How many times have you been on a job or at an incident and a bystander or family member says: “quick hurry… they’re in shock”. In my 17 years as a medic, this has to be one of the most common terms I have heard from the sidelines.
So, let’s have a look at shock and discuss it a bit further.
Shock: A state of inadequate tissue perfusion caused by circulatory insufficiency that creates an imbalance between oxygen supply (delivery) and oxygen demand (consumption).
Despite the term seeming generic, there are many different types of shock, and these are broken down into categories based on their causes.
Shock can be classified into five main categories:
- Hypovolaemic: Hypovolaemic shock is caused by insufficient circulating blood volume. This simply means there is not enough water flowing through the pipes. This is a common form of shock found in the prehospital setting and can be caused by haemorrhage (internal & external), burns, diarrhoea & vomiting and heat exposure.
- Cardiogenic: Cardiogenic shock is caused by heart failure. Specifically, the heart is unable to pump effectively. Commonly caused by damage to cardiac muscle from myocardial infarction (heart attack), dysrhythmias (abnormal heart rhythm), congestive heart failure, and heart valve issues, and infections or disease of the cardiac muscles.
- Obstructive: Impairment of the circulatory blood flow outside of the heart. Obstructive shock can occur with Tension Pneumothorax, Cardiac Tamponade, Pulmonary Embolism and Hyperinflation (severe asthma).
- Distributive: Distributive shock results from excessive vasodilation. Simply put, in distributive shock, the hoses get wider (vessels dilate) but the water volume (amount of blood in the body) remains the same and the pressure drops. The most common cause being from sepsis. Other causes include Anaphylaxis, Systemic Inflammatory Response Syndrome (SIRS) and Neurogenic Shock (brain and spinal cord injuries).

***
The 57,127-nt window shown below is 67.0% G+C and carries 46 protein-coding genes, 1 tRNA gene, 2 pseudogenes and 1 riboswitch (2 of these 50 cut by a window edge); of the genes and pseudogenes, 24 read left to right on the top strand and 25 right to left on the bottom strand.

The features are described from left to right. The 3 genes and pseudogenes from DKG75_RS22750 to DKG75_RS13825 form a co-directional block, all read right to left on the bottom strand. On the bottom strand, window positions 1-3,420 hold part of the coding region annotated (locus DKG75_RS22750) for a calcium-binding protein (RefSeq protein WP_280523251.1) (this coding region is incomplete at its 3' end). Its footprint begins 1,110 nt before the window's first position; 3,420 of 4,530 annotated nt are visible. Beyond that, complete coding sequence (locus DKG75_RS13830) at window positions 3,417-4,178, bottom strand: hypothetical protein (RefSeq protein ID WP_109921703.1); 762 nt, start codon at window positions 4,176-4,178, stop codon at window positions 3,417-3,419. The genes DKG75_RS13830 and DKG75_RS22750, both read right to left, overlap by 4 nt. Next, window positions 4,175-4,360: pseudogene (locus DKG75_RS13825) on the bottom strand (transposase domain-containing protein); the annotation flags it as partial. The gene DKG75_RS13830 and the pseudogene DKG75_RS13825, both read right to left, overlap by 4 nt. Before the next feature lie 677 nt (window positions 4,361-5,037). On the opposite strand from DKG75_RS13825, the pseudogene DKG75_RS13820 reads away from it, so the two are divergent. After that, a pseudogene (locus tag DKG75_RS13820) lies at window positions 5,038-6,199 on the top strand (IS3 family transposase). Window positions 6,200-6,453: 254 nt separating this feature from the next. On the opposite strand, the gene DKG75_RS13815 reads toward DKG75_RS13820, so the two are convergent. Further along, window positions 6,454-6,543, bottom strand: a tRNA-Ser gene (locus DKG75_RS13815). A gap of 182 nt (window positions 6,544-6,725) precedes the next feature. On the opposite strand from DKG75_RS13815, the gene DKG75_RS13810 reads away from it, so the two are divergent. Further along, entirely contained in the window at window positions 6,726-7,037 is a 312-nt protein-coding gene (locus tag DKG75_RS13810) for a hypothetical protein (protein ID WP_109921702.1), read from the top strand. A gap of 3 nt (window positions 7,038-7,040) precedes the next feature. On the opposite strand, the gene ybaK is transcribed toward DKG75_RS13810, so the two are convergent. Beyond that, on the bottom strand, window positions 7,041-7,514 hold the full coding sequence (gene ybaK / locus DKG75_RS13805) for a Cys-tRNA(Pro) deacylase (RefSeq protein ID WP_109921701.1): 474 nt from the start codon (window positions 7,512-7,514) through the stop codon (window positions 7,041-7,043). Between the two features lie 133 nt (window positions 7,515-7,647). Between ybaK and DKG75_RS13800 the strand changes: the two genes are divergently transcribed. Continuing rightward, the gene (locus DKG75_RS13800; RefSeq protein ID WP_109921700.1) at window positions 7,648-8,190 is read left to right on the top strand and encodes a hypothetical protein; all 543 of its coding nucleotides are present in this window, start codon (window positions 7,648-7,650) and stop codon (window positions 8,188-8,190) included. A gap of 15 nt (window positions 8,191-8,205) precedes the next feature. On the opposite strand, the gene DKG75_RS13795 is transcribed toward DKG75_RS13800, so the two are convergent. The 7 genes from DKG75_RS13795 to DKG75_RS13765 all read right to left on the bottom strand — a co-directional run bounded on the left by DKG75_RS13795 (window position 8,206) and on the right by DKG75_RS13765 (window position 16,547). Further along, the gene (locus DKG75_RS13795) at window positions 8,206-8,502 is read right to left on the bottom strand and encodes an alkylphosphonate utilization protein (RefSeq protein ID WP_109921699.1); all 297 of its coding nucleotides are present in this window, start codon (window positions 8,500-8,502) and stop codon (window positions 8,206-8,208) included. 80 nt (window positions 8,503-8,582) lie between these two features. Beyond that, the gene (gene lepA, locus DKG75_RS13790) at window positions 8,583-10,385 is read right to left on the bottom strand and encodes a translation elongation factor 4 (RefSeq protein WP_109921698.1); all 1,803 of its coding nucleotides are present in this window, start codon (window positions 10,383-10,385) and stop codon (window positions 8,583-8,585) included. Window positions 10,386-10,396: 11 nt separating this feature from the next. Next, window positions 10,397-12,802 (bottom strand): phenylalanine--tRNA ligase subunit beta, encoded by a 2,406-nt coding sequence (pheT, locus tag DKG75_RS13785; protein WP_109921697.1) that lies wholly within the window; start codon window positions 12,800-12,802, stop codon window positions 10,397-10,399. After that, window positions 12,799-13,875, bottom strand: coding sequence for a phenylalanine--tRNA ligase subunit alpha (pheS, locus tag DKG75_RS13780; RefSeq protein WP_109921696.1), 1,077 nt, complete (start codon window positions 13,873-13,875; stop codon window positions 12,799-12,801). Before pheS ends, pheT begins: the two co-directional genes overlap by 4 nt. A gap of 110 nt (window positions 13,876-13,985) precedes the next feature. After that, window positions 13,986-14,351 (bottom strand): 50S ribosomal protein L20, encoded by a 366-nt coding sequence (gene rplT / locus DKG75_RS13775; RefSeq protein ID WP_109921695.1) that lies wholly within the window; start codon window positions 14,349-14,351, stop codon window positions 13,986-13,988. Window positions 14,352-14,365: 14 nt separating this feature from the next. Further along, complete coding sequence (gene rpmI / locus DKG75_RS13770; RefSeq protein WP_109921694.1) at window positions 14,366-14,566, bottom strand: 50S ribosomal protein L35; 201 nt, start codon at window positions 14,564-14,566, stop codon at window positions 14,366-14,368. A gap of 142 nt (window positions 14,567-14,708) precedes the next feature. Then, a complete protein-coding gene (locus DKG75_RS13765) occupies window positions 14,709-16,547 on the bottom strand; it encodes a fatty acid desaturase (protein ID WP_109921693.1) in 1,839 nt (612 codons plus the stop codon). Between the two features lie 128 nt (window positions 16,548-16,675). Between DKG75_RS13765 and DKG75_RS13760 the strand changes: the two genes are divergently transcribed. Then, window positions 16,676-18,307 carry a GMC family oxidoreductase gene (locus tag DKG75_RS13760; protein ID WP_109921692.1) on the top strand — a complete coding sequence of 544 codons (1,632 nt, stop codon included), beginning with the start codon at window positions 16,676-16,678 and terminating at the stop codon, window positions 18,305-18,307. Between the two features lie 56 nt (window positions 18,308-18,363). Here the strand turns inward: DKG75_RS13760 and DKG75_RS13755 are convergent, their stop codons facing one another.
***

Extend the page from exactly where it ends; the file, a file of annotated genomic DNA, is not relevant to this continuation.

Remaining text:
- Dissociative: this uncommon and often forgotten form of shock occurs when the patient has been exposed to a harmful chemical such as CO poisoning or cyanide. Whilst the cardiovascular system is functioning normally, perfusion problems occur because the blood has a reduced ability to carry oxygen to the tissues. This occurs because the chemical binds to the hemoglobin and takes the space where oxygen would normally bind.
Assessment of the Shocked Patient
A detailed primary survey and regular re-assessment of your patient is critical in identifying a shocked patient. A lot of the time a shocked patient will look unwell. “looks crook is crook”. But let’s discuss the primary survey observations in more detail.
- Breathing: Increased respiratory effort. This is to compensate for the decreased oxygen in the tissues. An increase in respiratory rate is often one of the first signs of a critically ill or deteriorating patient.
- Circulation: You can tell a lot about a patient during the circulation assessment. Skin; pale, cool & clammy (anaphylactic patients will often be red with urticaria), Pulse; weak and rapid (over 100 bpm). Capillary refill >2 secs, BP < 90mmHg (or a rapid drop of >40mmHg for hypertensive patients). BP is usually a late sign so don’t rely on it solely as an indicator of shock.
- Disability: Confusion, Agitation or altered level of consciousness. Your brain REALLY likes oxygen.
Treating the Shocked Patient
- Treat the cause of the shock if possible. Stop the bleeding ect
Maintain oxygenation and apply supplemental O2.
- Posture the patient supine (laying down) if possible. This way the body isn’t fighting gravity to pump the available blood around the body.
- Gain IV access and deliver fluids as per your local guidelines. Some organisations will recommend 20ml/kg for all shock but trauma. In the trauma (haemorrhage) we don’t want to “dilute” our clotting factors and will deliver fluids to maintain a radial pulse.